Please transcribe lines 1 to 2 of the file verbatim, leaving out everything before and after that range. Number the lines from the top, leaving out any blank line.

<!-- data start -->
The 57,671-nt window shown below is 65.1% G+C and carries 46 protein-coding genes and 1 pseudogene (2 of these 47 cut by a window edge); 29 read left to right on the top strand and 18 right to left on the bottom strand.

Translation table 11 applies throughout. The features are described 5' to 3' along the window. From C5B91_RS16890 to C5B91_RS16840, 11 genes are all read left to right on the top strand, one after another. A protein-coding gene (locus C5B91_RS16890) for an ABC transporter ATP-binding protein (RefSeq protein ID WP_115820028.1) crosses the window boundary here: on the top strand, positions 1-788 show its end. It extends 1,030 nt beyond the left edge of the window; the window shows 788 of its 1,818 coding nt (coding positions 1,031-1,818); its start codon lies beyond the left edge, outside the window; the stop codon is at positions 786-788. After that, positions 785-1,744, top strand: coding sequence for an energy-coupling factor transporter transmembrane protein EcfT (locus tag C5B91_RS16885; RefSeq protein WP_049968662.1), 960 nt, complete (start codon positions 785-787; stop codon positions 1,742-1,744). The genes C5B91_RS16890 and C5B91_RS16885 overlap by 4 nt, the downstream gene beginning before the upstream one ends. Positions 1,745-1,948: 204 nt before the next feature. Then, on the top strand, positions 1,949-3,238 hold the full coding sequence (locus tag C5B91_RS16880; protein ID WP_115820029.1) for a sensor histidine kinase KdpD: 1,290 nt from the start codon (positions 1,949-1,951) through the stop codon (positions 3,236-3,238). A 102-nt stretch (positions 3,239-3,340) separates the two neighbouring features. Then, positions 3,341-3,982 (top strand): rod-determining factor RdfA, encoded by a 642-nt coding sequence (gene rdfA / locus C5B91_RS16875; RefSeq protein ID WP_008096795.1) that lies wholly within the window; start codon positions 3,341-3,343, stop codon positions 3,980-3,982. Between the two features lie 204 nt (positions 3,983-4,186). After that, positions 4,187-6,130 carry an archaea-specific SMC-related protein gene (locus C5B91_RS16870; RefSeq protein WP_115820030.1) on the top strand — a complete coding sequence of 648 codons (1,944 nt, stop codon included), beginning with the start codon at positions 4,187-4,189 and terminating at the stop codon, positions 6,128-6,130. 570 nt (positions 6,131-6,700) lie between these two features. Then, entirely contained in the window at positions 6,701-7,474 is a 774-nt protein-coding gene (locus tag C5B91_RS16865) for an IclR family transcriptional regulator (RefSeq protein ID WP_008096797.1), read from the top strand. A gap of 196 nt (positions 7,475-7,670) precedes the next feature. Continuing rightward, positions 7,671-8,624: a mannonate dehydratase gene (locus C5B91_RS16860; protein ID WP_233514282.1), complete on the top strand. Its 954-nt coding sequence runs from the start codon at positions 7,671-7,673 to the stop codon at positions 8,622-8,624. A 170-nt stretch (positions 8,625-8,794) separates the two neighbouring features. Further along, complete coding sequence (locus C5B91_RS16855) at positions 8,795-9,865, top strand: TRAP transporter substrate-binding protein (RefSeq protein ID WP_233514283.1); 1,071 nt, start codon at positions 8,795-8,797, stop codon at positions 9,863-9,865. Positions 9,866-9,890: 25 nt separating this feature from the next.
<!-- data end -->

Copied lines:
The 57,671-nt window shown below is 65.1% G+C and carries 46 protein-coding genes and 1 pseudogene (2 of these 47 cut by a window edge); 29 read left to right on the top strand and 18 right to left on the bottom strand.

Translation table 11 applies throughout. The features are described 5' to 3' along the window. From C5B91_RS16890 to C5B91_RS16840, 11 genes are all read left to right on the top strand, one after another. A protein-coding gene (locus C5B91_RS16890) for an ABC transporter ATP-binding protein (RefSeq protein ID WP_115820028.1) crosses the window boundary here: on the top strand, positions 1-788 show its end. It extends 1,030 nt beyond the left edge of the window; the window shows 788 of its 1,818 coding nt (coding positions 1,031-1,818); its start codon lies beyond the left edge, outside the window; the stop codon is at positions 786-788. After that, positions 785-1,744, top strand: coding sequence for an energy-coupling factor transporter transmembrane protein EcfT (locus tag C5B91_RS16885; RefSeq protein WP_049968662.1), 960 nt, complete (start codon positions 785-787; stop codon positions 1,742-1,744). The genes C5B91_RS16890 and C5B91_RS16885 overlap by 4 nt, the downstream gene beginning before the upstream one ends. Positions 1,745-1,948: 204 nt before the next feature. Then, on the top strand, positions 1,949-3,238 hold the full coding sequence (locus tag C5B91_RS16880; protein ID WP_115820029.1) for a sensor histidine kinase KdpD: 1,290 nt from the start codon (positions 1,949-1,951) through the stop codon (positions 3,236-3,238). A 102-nt stretch (positions 3,239-3,340) separates the two neighbouring features. Then, positions 3,341-3,982 (top strand): rod-determining factor RdfA, encoded by a 642-nt coding sequence (gene rdfA / locus C5B91_RS16875; RefSeq protein ID WP_008096795.1) that lies wholly within the window; start codon positions 3,341-3,343, stop codon positions 3,980-3,982. Between the two features lie 204 nt (positions 3,983-4,186). After that, positions 4,187-6,130 carry an archaea-specific SMC-related protein gene (locus C5B91_RS16870; RefSeq protein WP_115820030.1) on the top strand — a complete coding sequence of 648 codons (1,944 nt, stop codon included), beginning with the start codon at positions 4,187-4,189 and terminating at the stop codon, positions 6,128-6,130. 570 nt (positions 6,131-6,700) lie between these two features. Then, entirely contained in the window at positions 6,701-7,474 is a 774-nt protein-coding gene (locus tag C5B91_RS16865) for an IclR family transcriptional regulator (RefSeq protein ID WP_008096797.1), read from the top strand. A gap of 196 nt (positions 7,475-7,670) precedes the next feature. Continuing rightward, positions 7,671-8,624: a mannonate dehydratase gene (locus C5B91_RS16860; protein ID WP_233514282.1), complete on the top strand. Its 954-nt coding sequence runs from the start codon at positions 7,671-7,673 to the stop codon at positions 8,622-8,624. A 170-nt stretch (positions 8,625-8,794) separates the two neighbouring features. Further along, complete coding sequence (locus C5B91_RS16855) at positions 8,795-9,865, top strand: TRAP transporter substrate-binding protein (RefSeq protein ID WP_233514283.1); 1,071 nt, start codon at positions 8,795-8,797, stop codon at positions 9,863-9,865. Positions 9,866-9,890: 25 nt separating this feature from the next.